Major players in the parcel delivery industry are reportedly facing a weak holiday shipping season as demand for goods slows down.
This shift in pricing strategy reflects the challenges faced by every link in the global supply chain during the peak shipping period, according to the report. The industry is expected to deliver 82 million parcels a day during this holiday season, compared to the average of 90 million parcels a day delivered last year.
The decrease in demand for goods is evident in various sectors, including clothing, electronics and consumer goods, the report said. Consumers are cutting back on spending or redirecting their funds towards travel and services.
In recent years, UPS and FedEx have raised prices in tandem with increasing volume, per the report. However, the current market conditions and shipping volume decreases have forced them to offer discounts and other forms of cost relief to retain customers. The U.S. Postal Service has also decided not to impose a holiday surcharge this year, further intensifying competition in the shipping industry.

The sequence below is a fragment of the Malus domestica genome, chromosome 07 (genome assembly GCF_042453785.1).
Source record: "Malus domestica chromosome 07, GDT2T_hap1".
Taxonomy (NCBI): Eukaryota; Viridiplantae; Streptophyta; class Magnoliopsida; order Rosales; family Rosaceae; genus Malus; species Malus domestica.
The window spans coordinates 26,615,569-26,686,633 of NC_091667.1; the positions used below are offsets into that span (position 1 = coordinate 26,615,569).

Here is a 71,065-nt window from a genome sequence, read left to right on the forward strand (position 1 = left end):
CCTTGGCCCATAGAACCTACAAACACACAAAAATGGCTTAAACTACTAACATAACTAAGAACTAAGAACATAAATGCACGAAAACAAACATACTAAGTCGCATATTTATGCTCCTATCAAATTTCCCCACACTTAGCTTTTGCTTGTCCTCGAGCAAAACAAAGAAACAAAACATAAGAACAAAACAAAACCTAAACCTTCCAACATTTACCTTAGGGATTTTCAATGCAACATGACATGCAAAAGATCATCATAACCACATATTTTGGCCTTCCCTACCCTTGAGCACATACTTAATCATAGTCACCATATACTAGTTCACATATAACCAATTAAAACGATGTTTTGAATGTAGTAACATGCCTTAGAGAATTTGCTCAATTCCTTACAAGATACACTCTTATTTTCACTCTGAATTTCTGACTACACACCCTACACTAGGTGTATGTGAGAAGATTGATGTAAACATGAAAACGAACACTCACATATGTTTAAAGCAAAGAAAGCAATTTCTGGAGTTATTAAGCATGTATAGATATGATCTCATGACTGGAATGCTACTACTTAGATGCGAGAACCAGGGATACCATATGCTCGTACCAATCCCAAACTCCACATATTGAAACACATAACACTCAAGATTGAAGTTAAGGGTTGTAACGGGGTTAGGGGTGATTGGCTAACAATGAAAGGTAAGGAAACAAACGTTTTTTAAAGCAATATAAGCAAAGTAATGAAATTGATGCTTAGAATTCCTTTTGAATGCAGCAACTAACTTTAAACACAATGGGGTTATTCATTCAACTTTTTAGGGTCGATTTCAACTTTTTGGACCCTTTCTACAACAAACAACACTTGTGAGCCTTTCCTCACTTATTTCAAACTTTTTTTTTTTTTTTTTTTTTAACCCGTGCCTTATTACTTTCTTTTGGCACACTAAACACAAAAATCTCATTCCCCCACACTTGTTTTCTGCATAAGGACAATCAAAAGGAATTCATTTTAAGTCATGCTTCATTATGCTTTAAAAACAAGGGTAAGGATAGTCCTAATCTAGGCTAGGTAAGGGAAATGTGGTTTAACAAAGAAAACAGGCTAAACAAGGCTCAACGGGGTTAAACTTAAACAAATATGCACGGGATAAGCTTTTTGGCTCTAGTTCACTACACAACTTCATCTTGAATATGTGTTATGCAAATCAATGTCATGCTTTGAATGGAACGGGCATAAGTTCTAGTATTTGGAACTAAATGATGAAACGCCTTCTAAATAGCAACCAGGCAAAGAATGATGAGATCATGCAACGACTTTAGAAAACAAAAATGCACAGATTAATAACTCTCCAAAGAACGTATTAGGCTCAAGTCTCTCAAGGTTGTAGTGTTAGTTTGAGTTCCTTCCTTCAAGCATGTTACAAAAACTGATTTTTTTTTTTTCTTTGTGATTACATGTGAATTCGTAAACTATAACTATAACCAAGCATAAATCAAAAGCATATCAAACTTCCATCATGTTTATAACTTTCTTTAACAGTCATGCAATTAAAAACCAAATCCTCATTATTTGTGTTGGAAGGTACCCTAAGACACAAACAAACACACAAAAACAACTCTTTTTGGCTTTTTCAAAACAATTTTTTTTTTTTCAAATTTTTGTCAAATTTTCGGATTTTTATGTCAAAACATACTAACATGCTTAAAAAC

In addition to the slowdown in demand, UPS and FedEx are contending with a more crowded field of competitors, according to the report. During capacity constraints in previous years, businesses turned to regional carriers and alternative shipping options like DHL and OnTrac. Furthermore, Amazon Shipping has re-entered the market, increasing competition even further.
To stay competitive, UPS is focusing on providing incentives to customers with parcels that are cheaper and easier to move through their networks, the report said. The company aims to recapture the 1 million parcels a day it lost to rivals during labor negotiations in the summer.
FedEx, on the other hand, is determined to maintain its gained market share by emphasizing its competitive pricing, per the report. The company reported an increase of 400,000 parcels a day from UPS and has expressed a commitment to making it difficult for UPS to win back that share.
“We onboarded new customers who valued our service and were committed to a long-term partnership with FedEx,” Brie Carere, executive vice president and chief customer officer, said Sept. 20 during FedEx’s quarterly earnings call.
It was reported in September that most logistics and fulfillment companies are keeping their holiday hiring flat amid uncertainty about consumer spending. For example, UPS is keeping its holiday hiring flat compared to 2022, while the U.S. Postal Service is planning to hire about a third of the seasonal workers it brought out last year.